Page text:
10 2. METHODS OF PROOF 78 In a constructive proof one finds an explicit example in the universe of discourse for which the statement is true. Here is another example. Example Prove: If f(x) = x 3 + x 5, then there exists a positive real number c such that f (c) = 7. Proof. Calculate the derivative of f: f (x) = 3x Then we want to find a positive number c such that f (c) = 3c = 7. Solving for c: 3c 2 = 6 c 2 = 2 c = ± 2 Then c = 2 is a positive real number and f ( 2) = 3( 2) = Nonconstructive Proof. Example Pigeon Hole Principle: If n + 1 objects (pigeons) are distributed into n boxes (pigeon holes), then some box must contain at least 2 of the objects. Proof. Assume n + 1 objects (pigeons) are distributed into n boxes. Suppose the boxes are labeled B 1, B 2,..., B n, and assume that no box contains more than 1 object. Let k i denote the number of objects placed in B i. Then k i 1 for i = 1,..., n, and so k 1 + k k n } {{ + 1 } n. n terms But this contradicts the fact that k 1 + k k n = n + 1, the total number of objects we started with. Sometimes, constructing an example may be difficult, if not impossible, due to the nature of the problem. If you suspect this is the case, you should try a proof by contradiction: Assume there is no such example and show that this leads to a contradiction. If you are successful, you have established existence, but you have not exhibited a specific example. After you have studied the proof of the basic pigeon hole principal in Example 2.9.1, try your hand at the following variations.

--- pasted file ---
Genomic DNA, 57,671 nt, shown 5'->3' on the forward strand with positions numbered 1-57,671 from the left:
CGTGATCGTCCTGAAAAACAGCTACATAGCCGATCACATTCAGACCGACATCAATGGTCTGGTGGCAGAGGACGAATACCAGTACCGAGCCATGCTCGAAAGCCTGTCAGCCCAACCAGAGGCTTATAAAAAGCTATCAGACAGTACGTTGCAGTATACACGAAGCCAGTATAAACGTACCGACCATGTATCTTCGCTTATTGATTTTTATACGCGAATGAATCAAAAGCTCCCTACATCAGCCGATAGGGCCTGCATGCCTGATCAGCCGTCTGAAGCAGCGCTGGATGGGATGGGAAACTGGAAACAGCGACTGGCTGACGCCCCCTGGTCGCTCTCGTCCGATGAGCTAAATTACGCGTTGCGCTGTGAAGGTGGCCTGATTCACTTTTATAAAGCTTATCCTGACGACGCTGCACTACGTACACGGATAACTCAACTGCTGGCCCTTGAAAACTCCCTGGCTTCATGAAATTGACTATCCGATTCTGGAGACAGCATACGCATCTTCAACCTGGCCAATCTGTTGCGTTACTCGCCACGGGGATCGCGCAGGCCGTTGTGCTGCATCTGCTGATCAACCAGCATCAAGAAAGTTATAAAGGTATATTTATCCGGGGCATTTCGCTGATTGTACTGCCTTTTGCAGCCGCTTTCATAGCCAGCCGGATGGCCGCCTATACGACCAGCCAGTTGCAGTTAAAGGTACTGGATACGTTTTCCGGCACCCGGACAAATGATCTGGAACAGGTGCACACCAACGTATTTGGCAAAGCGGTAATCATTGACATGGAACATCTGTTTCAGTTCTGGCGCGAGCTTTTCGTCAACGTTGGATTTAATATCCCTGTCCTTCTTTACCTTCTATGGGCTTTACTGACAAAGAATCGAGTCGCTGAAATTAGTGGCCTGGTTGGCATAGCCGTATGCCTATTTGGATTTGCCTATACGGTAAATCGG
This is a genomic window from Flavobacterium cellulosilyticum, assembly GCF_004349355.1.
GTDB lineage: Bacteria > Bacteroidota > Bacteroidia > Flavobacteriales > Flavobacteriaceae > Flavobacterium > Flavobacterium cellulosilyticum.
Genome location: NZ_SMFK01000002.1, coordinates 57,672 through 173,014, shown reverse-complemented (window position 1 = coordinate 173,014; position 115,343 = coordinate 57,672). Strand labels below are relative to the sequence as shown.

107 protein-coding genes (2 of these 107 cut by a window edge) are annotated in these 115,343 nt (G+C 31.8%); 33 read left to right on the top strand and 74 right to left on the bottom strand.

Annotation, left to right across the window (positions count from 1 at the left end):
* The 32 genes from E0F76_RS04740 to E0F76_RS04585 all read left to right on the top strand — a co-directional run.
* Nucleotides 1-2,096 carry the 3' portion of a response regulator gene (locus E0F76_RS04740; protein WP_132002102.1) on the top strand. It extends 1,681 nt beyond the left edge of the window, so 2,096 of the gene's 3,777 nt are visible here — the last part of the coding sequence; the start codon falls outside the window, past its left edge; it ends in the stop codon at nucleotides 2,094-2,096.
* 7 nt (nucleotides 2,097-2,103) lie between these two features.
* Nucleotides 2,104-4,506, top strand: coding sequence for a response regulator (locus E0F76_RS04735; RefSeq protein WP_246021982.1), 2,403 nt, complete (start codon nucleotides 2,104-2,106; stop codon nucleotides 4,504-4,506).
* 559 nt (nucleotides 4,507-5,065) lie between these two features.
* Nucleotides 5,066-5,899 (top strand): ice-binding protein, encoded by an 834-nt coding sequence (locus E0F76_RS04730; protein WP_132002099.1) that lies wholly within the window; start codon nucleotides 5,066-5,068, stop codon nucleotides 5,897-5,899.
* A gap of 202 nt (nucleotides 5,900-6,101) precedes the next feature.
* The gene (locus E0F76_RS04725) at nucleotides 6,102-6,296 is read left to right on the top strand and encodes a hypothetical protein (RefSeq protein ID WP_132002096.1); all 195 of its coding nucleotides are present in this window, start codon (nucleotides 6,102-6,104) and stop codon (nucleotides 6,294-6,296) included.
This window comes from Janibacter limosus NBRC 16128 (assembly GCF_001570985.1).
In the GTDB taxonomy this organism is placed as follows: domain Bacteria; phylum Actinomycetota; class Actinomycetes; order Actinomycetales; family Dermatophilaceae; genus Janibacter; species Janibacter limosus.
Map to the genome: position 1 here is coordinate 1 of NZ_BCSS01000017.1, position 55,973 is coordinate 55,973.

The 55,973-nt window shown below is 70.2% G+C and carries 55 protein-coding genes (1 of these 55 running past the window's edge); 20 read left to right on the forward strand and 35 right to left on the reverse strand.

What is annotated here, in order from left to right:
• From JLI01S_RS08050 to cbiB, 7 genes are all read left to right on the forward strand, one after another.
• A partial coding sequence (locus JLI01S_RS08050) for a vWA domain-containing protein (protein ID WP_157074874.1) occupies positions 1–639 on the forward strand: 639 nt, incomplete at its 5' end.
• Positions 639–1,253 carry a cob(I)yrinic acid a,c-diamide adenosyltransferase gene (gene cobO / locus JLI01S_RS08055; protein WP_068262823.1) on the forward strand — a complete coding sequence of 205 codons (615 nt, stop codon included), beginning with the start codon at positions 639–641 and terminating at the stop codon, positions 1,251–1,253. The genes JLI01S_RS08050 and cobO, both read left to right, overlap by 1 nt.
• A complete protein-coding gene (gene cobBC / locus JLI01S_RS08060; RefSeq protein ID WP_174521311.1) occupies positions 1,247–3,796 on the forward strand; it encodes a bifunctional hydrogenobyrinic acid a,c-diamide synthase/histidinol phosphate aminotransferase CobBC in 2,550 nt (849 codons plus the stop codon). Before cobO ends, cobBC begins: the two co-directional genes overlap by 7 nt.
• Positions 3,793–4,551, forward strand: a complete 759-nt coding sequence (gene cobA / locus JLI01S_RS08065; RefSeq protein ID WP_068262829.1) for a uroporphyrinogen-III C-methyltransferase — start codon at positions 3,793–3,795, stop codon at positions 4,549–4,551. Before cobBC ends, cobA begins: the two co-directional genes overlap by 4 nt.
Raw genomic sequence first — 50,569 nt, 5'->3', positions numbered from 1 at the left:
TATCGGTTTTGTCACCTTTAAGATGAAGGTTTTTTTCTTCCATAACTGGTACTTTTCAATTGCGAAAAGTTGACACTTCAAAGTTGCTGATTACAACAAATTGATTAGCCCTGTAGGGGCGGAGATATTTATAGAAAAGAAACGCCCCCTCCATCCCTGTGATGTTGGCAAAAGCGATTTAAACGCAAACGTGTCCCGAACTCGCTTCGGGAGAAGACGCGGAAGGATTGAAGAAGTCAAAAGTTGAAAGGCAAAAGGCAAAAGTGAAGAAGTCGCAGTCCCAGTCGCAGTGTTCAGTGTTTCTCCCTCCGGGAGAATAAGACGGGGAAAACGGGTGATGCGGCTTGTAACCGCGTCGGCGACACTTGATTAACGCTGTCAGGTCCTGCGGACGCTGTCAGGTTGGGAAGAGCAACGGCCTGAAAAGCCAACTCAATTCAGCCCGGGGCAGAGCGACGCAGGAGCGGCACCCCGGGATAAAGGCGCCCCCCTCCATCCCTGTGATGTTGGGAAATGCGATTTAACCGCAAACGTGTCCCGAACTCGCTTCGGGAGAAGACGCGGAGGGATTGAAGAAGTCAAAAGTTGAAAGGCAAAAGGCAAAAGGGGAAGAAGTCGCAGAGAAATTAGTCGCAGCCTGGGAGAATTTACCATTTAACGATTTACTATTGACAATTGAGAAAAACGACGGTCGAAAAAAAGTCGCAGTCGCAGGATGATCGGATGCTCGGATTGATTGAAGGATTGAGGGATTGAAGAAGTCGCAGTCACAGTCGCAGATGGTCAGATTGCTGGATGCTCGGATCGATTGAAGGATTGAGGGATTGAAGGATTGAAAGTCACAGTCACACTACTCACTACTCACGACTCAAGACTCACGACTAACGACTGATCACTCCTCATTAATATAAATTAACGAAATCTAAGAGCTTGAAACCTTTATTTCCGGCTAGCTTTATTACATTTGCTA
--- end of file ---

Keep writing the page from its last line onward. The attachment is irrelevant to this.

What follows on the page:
11 2. METHODS OF PROOF 79 Exercise Prove: If 2n + 1 objects are distributed into n boxes, then some box must contain at least 3 of the objects. Exercise Fill in the blank in the following statement and then give a proof. Suppose k is a positive integer. If kn + 1 objects are distributed into n boxes, then some box must contain at least of the objects. Exercise Suppose that 88 chairs are arranged in a rectangular array of 8 rows and 11 columns, and suppose 50 students are seated in this array (1 student per chair). (a) Prove that some row must have at least 7 students. (b) Prove that some column must have at most 4 students Nonexistence Proofs. Suppose we wish to establish the truth of the statement xp (x), which is equivalent to x P (x). One way is to assume there is a member, c, of the universe of discourse for which P (c) is true, and try to arrive at a contradiction. Example Prove there does not exist an integer k such that 4k + 3 is a perfect square. Proof. Proof by Contradiction: Assume there is an integer k such that 4k + 3 is a perfect square. That is, 4k + 3 = m 2, where m is an integer. Since the square of an even integer is even and 4k + 3 is odd, m must be odd. Then m = 2a + 1 for some integer a. Thus, 4k + 3 = m 2 4k + 3 = (2a + 1) 2 4k + 3 = 4a 2 + 4a + 1 4k + 3 = 4(a 2 + a) = 4(a 2 + a) 4k 2 = 4(a 2 + a k) 1 = 2(a 2 + a k) But this contradicts the fact that 1 is an odd integer.